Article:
Sir Alex Ferguson may be 71, but it is a quote he uttered when he was 64 that endures in the week Wayne Rooney was invited into Old Trafford's departure lounge.
"I can't lose an argument. The manager can never lose an argument," the Scot stressed, unwilling to conform to The Beatles' ditty.
Ferguson has been having arguments all his life - he estimated a million two weeks ago when extolling David Gill ahead of his summer exit - and some of his most influential players' Manchester United careers have ended having come second best to their manager.
Rooney reneged on his desire to leave United within days back in October 2010, but tension has lingered and it seems set to be broken by transferring the striker in the summer. He is far from the first, however...
Leighton looked overcome by the occasion when he shipped in three goals in the 1990 FA Cup final, but United salvaged a replay thanks to Mark Hughes' equaliser. Ferguson decided to drop a goalkeeper he had signed in 1998 in favour of chirpy Cockney Les Sealey for the re-match.
So distraught was Leighton at the decision he has refused to comment on his demotion - Sealey even offered to give the former Aberdeen custodian his winner's medal. United won 1-0 in what was Ferguson's first trophy with the club while Leighton would play just once more for the Reds - at Halifax Town in the League Cup.
United fans armed with old club videos will not have been surprised Ferguson grew weary of Ince's 'Guv'nor' moniker prior to his sale to Internazionale in 1995. A pivotal player in Ferguson's first European, league and double triumphs, his brash personality which dominated fly-on-the-wall documentaries such as Steve Bruce's Captain's Log is omnipresent. Eventually, Ferguson staked trust in Nicky Butt and allowed Ince to move to Italy.
Only he returned two years later to join the enemy - Liverpool. Prior to a September 1998 fixture between the clubs, a documentary showed Ferguson label Ince a "big-time Charlie". United won 2-0 and a one-time favourite was treated to a chorus of "Charlie, Charlie, what's the score?"
The world's most expensive defender at £10.75m when United bought him from PSV Eindhoven in 1998, Stam's name is regularly sung at away games by the Red Army. It is an indication of the general consensus Ferguson made a mistake in selling the Dutchman and replacing him with Laurent Blanc.
Stam was at the club for just three seasons and was part of the Treble-winning squad and a mainstay in the first United team to win three consecutive titles. Then his autobiography was serialised in the Mirror. The Neville brothers were described as "busy little c***s" and Stam suggested he had been tapped up by United. After one game of the 2001-02 campaign, he was sold to Lazio against his will for £16.5m - his wife having just ordered a new kitchen.
Ferguson's relationship with Beckham was always on the brink of capitulating due to the then England captain's showbiz lifestyle, but the breakdown came in the dressing room after a 2-0 defeat to Arsenal in the fifth-round of the FA Cup in 2003. Ferguson singled out Beckham for criticism in the dressing room and took out his frustration by kicking a boot, which inadvertently hit the England captain above his left eyebrow. Beckham had to be held back by teammates as he went for his manager, making a summer departure inevitable.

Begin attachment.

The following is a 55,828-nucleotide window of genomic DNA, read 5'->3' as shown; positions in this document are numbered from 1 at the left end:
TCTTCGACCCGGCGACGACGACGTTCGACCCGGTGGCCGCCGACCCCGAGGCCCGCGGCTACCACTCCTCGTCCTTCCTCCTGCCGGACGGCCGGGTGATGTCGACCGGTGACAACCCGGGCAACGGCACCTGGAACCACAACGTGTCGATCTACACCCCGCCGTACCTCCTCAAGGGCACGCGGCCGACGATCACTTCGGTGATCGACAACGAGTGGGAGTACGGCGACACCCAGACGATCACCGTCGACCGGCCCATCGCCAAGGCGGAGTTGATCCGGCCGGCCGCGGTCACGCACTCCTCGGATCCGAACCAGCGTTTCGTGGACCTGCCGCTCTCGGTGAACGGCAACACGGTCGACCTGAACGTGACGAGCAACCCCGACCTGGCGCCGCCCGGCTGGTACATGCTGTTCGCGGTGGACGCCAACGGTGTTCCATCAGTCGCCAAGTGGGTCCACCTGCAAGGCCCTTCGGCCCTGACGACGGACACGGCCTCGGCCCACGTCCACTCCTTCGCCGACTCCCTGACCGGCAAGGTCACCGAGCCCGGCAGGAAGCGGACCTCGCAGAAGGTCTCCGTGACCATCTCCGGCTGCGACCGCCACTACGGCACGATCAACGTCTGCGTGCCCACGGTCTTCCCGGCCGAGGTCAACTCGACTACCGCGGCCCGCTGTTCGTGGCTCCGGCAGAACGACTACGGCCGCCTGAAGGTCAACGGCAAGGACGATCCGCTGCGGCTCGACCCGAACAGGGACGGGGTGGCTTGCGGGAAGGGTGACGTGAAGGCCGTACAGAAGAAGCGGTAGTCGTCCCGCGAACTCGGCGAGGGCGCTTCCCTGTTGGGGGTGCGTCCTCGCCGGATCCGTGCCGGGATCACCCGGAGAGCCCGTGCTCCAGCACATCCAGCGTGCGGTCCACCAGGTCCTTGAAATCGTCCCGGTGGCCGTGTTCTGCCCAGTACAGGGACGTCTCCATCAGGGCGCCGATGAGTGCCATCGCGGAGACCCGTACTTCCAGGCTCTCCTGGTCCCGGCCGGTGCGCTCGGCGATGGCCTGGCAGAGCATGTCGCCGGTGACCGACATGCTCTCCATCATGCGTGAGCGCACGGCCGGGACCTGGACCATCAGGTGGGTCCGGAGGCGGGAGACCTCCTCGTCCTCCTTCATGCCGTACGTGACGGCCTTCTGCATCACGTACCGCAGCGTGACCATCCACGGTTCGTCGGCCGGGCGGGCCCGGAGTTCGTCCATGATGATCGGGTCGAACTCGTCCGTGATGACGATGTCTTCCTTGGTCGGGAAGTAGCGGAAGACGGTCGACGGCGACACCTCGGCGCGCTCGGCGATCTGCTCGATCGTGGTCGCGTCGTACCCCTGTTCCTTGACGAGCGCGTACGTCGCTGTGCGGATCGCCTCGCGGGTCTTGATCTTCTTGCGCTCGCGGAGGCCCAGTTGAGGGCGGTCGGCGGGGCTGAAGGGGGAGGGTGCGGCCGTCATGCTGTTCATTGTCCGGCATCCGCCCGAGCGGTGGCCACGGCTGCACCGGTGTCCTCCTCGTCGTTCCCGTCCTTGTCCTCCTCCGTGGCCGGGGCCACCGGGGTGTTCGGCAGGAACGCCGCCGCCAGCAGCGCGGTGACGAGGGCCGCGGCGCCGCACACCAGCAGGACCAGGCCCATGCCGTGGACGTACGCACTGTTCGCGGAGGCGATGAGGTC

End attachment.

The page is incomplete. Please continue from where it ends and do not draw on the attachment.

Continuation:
The midfielder was eventually sold to Real Madrid for £25m and Ferguson replaced him with an 18-year-old Madeiran called Cristiano Ronaldo.
The 2005-06 season is one of the most tempestuous in Ferguson's time at United, and Roy Keane poured fuel onto a fire already bellowing in the aftermath of the Glazer family's takeover of the club. Having admitted on MUTV in September it was likely to be his last season, in October he vented his spleen on the in-house channel again - only this time it wasn't broadcast.
Keane had "played the pundit" for the team's 4-1 defeat at Middlesbrough, which he didn't play in due to injury. Steve Bower, presenting the programme, later admitted he knew that "two minutes in, this would never be shown". The club captain criticised starters Rio Ferdinand, Kieran Richardson, Alan Smith, John O'Shea and Darren Fletcher for their roles in one of Ferguson's most humiliating defeats. In under a month, Keane had gone and United had moved on. Eventually, for the better.
RUUD VAN NISTELROOY
150 goals in five years were not enough to salvage Van Nistelrooy's United career. A lifeless performance against Liverpool in the fifth-round of the 2006 FA Cup compelled Ferguson to drop the Dutchman for the following week's League Cup final against Wigan. Louis Saha, who had scored in every match of the competition he had played in, replaced Van Nistelrooy and netted once in a 4-0 win. Van Nistelrooy's mood as he warmed up was buoyant until three players entered the fray ahead of him. Two of them - Patrice Evra and Nemanja Vidić - had been at the club for just a month or, as Van Nistelrooy later sarcastically said, "five minutes".
Van Nistelrooy scored just twice more for United as Saha was often preferred over him in the run-in, complementing Wayne Rooney better. Then in training Van Nistelrooy had an argument with Cristiano Ronaldo, advising the Portuguese to "go crying to your daddy" - meaning assistant manager Carlos Queiroz. Ronaldo took the statement literally and allegedly broke into tears since his father had died eight months previously. Van Nistelrooy was dropped from the United squad altogether for the final game of the season, drove away from the ground and his Reds future. He also signed for Real Madrid.